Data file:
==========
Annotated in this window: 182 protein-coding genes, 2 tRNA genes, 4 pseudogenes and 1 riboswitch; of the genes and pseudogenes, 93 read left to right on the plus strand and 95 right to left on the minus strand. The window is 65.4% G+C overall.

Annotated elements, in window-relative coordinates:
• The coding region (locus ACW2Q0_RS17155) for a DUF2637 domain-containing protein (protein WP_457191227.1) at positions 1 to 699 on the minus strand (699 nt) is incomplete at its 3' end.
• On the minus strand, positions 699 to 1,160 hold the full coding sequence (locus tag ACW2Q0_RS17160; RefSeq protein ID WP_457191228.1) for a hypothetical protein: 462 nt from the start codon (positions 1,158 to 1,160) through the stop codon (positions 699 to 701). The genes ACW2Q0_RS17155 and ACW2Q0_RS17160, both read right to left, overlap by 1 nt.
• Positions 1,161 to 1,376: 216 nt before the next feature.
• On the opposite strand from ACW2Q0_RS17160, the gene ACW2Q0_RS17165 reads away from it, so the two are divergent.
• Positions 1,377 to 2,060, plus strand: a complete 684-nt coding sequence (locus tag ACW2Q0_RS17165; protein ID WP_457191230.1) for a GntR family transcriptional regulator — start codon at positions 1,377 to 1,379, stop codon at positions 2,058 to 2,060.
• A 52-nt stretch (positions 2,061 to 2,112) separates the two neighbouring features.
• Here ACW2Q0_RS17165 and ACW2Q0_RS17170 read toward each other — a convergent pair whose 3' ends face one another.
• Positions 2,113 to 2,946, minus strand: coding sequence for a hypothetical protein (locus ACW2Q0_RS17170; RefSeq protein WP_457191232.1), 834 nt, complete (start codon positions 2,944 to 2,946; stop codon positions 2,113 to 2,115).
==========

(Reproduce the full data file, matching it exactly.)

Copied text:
Annotated in this window: 182 protein-coding genes, 2 tRNA genes, 4 pseudogenes and 1 riboswitch; of the genes and pseudogenes, 93 read left to right on the plus strand and 95 right to left on the minus strand. The window is 65.4% G+C overall.

Annotated elements, in window-relative coordinates:
• The coding region (locus ACW2Q0_RS17155) for a DUF2637 domain-containing protein (protein WP_457191227.1) at positions 1 to 699 on the minus strand (699 nt) is incomplete at its 3' end.
• On the minus strand, positions 699 to 1,160 hold the full coding sequence (locus tag ACW2Q0_RS17160; RefSeq protein ID WP_457191228.1) for a hypothetical protein: 462 nt from the start codon (positions 1,158 to 1,160) through the stop codon (positions 699 to 701). The genes ACW2Q0_RS17155 and ACW2Q0_RS17160, both read right to left, overlap by 1 nt.
• Positions 1,161 to 1,376: 216 nt before the next feature.
• On the opposite strand from ACW2Q0_RS17160, the gene ACW2Q0_RS17165 reads away from it, so the two are divergent.
• Positions 1,377 to 2,060, plus strand: a complete 684-nt coding sequence (locus tag ACW2Q0_RS17165; protein ID WP_457191230.1) for a GntR family transcriptional regulator — start codon at positions 1,377 to 1,379, stop codon at positions 2,058 to 2,060.
• A 52-nt stretch (positions 2,061 to 2,112) separates the two neighbouring features.
• Here ACW2Q0_RS17165 and ACW2Q0_RS17170 read toward each other — a convergent pair whose 3' ends face one another.
• Positions 2,113 to 2,946, minus strand: coding sequence for a hypothetical protein (locus ACW2Q0_RS17170; RefSeq protein WP_457191232.1), 834 nt, complete (start codon positions 2,944 to 2,946; stop codon positions 2,113 to 2,115).